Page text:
- Boydston, A. J.; Xia, Y.; Kornfield, J. A.; Gorodetskaya, I. A.; Grubbs, R. H. “Cyclic Ruthenium-Alkylidene Catalysts for Ring-Expansion Metathesis Polymerization” J. Am. Chem. Soc. 2008, 130, 12775-12782.
- Tang, T.; Coady, D. J.; Boydston, A. J.; Dykhno, O. L.; Bielawski, C. W. “Pro-Ionomers: An Anion Metathesis Approach to Amphiphilic Block Ionomers from Neutral Precursors” Adv. Mater. 2008, 20, 3096-3099.
- Boydston, A. J.; Vu, P. D.; Dykhno, O. L.; Chang, V.; Wyatt, A. R., II; Stockett, A. S.; Ritschdorff, E. T.; Shear, J. B.; Bielawski, C. W. “Modular Fluorescent Benzobis(imidazolium) Salts: Syntheses, Photophysical Analyses, and Applications” J. Am. Chem. Soc. 2008, 130, 3143-3156.
- Boydston, A. J.; Pecinovsky, C. S.; Chao, S. T.; Bielawski, C. W. “Phase-Tunable Fluorophores Based Upon Benzobis(imidazolium) Salts” J. Am. Chem. Soc. 2007, 129, 14550-14551.
- Vu, P. D.; Boydston, A. J.; Bielawski, C. W. “Ionic Liquids via Efficient, Solvent-Free Anion Metathesis” Green Chem. 2007, 9, 1158-1159.
- Williams, K. A.; Boydston, A. J.; Bielawski, C. W. “Towards Electrically Conductive, Self-Healing Materials” J. R. Soc. Interface 2007, 4, 359-362.
- Boydston, A. J.; Rice, J. D.; Sanderson, M. D.; Dykhno, O. L.; Bielawski, C. W. “Mild and Efficient Syntheses of Main-Chain Organometallic Polymers Containing Bis(bidentate) Benzobis(imidazolylidene)s and a Related Bis(benzimidazolylidene)Ni(II) Complex” Organometallics 2006, 25, 6087-6098.
- Khramov, D. M.; Boydston, A. J.; Bielawski, C. W. “Synthesis and Study of Janus Bis(carbene)s and Their Transition Metal Complexes” Angew. Chem., Int. Ed. 2006, 45, 6186-6189.
- Boydston, A. J.; Khramov, D. M.; Bielawski, C. W. “An Alternative Synthesis of Benzobis(imidazolium) Salts Via a “One-pot” Cyclization/Oxidation Reaction Sequence” Tetrahedron Lett. 2006, 47, 5123-5125.
- Khramov, D. M.; Boydston, A. J.; Bielawski, C. W. “Highly Efficient Synthesis and Solid-State Characterization of 1,2,4,5-Tetrakis(alkyl– and arylamino)benzenes and Cyclization to Their Respective Benzobis(imidazolium) Salts” Org. Lett. 2006, 8, 1831-1834.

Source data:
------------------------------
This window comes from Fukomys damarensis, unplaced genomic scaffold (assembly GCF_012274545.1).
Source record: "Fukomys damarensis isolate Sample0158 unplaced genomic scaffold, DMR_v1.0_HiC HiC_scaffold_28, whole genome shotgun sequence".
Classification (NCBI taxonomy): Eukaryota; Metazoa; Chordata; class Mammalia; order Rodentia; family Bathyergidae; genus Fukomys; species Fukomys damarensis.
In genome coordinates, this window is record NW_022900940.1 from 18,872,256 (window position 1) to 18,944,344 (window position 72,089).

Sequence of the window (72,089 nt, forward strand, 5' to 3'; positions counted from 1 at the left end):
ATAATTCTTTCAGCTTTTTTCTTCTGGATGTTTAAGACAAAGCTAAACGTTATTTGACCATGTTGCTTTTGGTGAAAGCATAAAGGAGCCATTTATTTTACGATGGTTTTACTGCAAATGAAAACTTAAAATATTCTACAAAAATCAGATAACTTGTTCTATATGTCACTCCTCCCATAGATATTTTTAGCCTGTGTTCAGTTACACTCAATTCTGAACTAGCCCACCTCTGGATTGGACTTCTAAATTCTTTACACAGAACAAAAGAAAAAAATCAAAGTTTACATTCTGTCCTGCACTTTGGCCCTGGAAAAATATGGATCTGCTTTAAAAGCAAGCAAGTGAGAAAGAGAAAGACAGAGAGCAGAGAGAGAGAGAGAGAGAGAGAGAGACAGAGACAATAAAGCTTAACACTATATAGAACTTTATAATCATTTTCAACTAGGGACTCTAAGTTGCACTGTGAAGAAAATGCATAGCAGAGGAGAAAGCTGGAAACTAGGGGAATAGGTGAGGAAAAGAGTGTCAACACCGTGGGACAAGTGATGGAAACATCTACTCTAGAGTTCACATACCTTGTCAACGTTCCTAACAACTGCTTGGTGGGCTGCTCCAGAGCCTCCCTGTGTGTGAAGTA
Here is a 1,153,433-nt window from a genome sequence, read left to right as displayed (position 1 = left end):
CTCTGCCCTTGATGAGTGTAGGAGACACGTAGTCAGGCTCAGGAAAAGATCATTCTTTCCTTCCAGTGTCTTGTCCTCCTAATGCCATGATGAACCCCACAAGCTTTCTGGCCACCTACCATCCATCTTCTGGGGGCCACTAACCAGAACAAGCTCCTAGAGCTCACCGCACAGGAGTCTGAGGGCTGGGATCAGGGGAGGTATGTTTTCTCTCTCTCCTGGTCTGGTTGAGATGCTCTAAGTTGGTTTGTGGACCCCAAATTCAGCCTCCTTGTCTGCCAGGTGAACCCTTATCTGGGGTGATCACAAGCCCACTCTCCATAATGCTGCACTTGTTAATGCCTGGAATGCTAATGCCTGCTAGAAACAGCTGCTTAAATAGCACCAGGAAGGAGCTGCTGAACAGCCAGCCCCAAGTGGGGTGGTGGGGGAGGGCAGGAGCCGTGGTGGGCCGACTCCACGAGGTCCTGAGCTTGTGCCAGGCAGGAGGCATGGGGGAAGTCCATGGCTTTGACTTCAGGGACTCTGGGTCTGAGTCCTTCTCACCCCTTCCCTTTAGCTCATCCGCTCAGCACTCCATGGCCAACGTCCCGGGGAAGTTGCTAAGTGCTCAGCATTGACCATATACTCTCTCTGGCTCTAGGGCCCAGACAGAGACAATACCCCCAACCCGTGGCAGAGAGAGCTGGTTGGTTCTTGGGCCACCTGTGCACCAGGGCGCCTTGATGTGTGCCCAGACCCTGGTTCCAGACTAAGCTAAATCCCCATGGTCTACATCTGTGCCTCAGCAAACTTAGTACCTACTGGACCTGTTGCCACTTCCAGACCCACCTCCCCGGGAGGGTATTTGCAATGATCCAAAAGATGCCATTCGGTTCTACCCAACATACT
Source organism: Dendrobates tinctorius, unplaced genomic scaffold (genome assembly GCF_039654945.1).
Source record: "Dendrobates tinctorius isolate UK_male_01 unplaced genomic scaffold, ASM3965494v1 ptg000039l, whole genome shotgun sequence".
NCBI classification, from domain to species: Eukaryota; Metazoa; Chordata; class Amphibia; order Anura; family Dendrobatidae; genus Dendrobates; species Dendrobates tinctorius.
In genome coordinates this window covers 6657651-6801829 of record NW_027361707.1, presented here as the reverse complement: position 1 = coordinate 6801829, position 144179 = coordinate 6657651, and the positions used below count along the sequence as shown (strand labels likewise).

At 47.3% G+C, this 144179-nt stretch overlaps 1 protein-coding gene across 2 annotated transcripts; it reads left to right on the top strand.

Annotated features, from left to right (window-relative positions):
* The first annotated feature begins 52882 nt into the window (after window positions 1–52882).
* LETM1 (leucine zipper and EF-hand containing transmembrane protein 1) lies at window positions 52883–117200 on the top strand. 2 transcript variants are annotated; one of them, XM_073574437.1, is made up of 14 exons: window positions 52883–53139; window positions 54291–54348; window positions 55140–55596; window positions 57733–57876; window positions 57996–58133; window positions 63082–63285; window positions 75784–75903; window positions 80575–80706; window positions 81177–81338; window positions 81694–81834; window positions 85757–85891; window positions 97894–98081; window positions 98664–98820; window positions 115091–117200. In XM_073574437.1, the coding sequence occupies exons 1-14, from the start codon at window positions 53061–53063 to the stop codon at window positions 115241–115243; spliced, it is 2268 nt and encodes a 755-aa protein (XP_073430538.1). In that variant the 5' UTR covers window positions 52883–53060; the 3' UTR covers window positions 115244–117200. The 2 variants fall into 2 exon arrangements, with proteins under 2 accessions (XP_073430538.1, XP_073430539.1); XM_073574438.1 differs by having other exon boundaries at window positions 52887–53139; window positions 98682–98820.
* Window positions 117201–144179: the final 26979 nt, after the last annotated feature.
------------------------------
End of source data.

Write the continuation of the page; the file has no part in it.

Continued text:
- Sartin, M. M.; Boydston, A. J.; Pagenkopf, B. L.; Bard, A. J. “Electrochemistry, Spectroscopy, and Electrogenerated Chemiluminescence of Silole-Based Chromophores” J. Am. Chem. Soc. 2006, 128, 10163-10170.
- Highlighted by the ACS: Chemical Innovation Heart Cut: August 28, 2006.
- Hinrichs, H.; Boydston, A. J.; Jones, P. G.; Hess, K.; Herges, R.; Haley, M. M.; Hopf, H. “The Phane Properties of [2.2]Paracyclophane/ Dehydrobenzoannulene Hybrids” Chem. Eur. J. 2006, 12, 7103-7115.
- Boydston, A. J.; Williams, K. A.; Bielawski, C. W. “A Modular Approach to Main-Chain Organometallic Polymers” J. Am. Chem. Soc. 2005, 127, 12496-12497.
- Highlighted by C&E News 2005, Sept. 5, 32.
- Boydston, A. J.; Pagenkopf, B. L. “Improving Quantum Efficiencies of Siloles and Silole-derived Butadiene Chromophores through Structural Tuning” Angew. Chem., Int. Ed. 2004, 43, 6336-6338.
- Highlighted by the ACS: Chemical Innovation Heart Cut: December 13, 2004.
- Boydston, A. J.; Yin, Y.; Pagenkopf, B. L. “A Controlled, Iterative Synthesis of Oligo[(p-phenyleneethynylene)-alt-(2,5-siloleneethynylene)]s” J. Am. Chem. Soc. 2004, 126, 10350-10354.
- Boydston, A. J.; Yin, Y.; Pagenkopf, B. L. “Synthesis and Electronic Properties of Donor-Acceptor p-Conjugated Siloles” J. Am. Chem. Soc. 2004, 126, 3724-3725.
- Highlighted by the ACS: Chemical Innovation Heart Cut: April 19, 2004.
- Boydston, A. J.; Haley, M. M.; Williams, R. V.; Armantrout, J. R. “Diatropicity of 3,4,7,8,9,10,13,14-Octadehydroannulenes: A Combined Experimental and Theoretical Investigation” J. Org. Chem. 2002, 67, 8812-8819.
- Boydston, A. J.; Laskoski, M.; Bunz, U. H. F.; Haley, M. M. “Evaluation of Ring-Strain Effects in Cycloalkene-Fused Octadehydroannulenes” Synlett2002, 981-983.
- Boydston, A. J.; Haley, M. M. “Diatropicity of Dehydrobenzoannulenes: Comparative Analysis of the Bond-Fixing Ability of Benzene on the Parent 3,4,7,8,9,10,13,14-Octadehydroannulene” Org. Lett. 2001, 3, 3599-3601.
- Boydston, A. J.; Bondarenko, L.; Dix, I.; Weakley, T. J. R.; Hopf, H.; Haley, M. M. “[2.2]Paracyclophane/Dehydrobenzoannulene Hybrids: Transannular Delocalization in Open-Circuited Conjugated Macrocycles” Angew. Chem., Int. Ed. 2001, 40, 2986-2989.